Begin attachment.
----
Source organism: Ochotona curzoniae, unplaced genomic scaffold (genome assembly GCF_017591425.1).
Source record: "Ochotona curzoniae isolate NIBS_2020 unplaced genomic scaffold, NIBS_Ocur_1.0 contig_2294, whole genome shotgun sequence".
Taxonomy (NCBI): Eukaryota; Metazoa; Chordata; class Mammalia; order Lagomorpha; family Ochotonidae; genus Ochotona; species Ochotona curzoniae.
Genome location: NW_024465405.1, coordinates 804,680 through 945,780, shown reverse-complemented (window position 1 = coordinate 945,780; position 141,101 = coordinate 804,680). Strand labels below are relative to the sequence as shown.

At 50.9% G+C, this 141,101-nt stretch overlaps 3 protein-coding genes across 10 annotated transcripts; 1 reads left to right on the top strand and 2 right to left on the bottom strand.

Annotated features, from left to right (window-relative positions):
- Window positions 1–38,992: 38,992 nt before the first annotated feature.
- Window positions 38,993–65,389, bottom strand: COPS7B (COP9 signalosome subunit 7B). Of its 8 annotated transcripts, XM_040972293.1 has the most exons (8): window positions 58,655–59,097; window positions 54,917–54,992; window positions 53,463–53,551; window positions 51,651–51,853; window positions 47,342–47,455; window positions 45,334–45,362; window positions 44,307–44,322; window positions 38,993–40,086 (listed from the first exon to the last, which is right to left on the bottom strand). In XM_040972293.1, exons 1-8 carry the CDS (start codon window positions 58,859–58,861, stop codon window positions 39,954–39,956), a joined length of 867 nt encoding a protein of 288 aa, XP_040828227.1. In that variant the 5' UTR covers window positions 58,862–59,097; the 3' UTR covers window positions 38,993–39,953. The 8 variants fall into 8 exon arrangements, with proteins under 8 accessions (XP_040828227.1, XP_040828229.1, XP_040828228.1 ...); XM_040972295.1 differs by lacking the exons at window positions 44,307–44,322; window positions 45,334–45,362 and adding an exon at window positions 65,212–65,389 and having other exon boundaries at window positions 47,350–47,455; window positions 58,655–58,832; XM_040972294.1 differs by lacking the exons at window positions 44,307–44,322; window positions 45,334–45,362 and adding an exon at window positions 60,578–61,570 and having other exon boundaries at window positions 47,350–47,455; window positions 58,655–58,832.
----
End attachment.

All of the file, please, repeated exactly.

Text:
Source organism: Ochotona curzoniae, unplaced genomic scaffold (genome assembly GCF_017591425.1).
Source record: "Ochotona curzoniae isolate NIBS_2020 unplaced genomic scaffold, NIBS_Ocur_1.0 contig_2294, whole genome shotgun sequence".
Taxonomy (NCBI): Eukaryota; Metazoa; Chordata; class Mammalia; order Lagomorpha; family Ochotonidae; genus Ochotona; species Ochotona curzoniae.
Genome location: NW_024465405.1, coordinates 804,680 through 945,780, shown reverse-complemented (window position 1 = coordinate 945,780; position 141,101 = coordinate 804,680). Strand labels below are relative to the sequence as shown.

At 50.9% G+C, this 141,101-nt stretch overlaps 3 protein-coding genes across 10 annotated transcripts; 1 reads left to right on the top strand and 2 right to left on the bottom strand.

Annotated features, from left to right (window-relative positions):
- Window positions 1–38,992: 38,992 nt before the first annotated feature.
- Window positions 38,993–65,389, bottom strand: COPS7B (COP9 signalosome subunit 7B). Of its 8 annotated transcripts, XM_040972293.1 has the most exons (8): window positions 58,655–59,097; window positions 54,917–54,992; window positions 53,463–53,551; window positions 51,651–51,853; window positions 47,342–47,455; window positions 45,334–45,362; window positions 44,307–44,322; window positions 38,993–40,086 (listed from the first exon to the last, which is right to left on the bottom strand). In XM_040972293.1, exons 1-8 carry the CDS (start codon window positions 58,859–58,861, stop codon window positions 39,954–39,956), a joined length of 867 nt encoding a protein of 288 aa, XP_040828227.1. In that variant the 5' UTR covers window positions 58,862–59,097; the 3' UTR covers window positions 38,993–39,953. The 8 variants fall into 8 exon arrangements, with proteins under 8 accessions (XP_040828227.1, XP_040828229.1, XP_040828228.1 ...); XM_040972295.1 differs by lacking the exons at window positions 44,307–44,322; window positions 45,334–45,362 and adding an exon at window positions 65,212–65,389 and having other exon boundaries at window positions 47,350–47,455; window positions 58,655–58,832; XM_040972294.1 differs by lacking the exons at window positions 44,307–44,322; window positions 45,334–45,362 and adding an exon at window positions 60,578–61,570 and having other exon boundaries at window positions 47,350–47,455; window positions 58,655–58,832.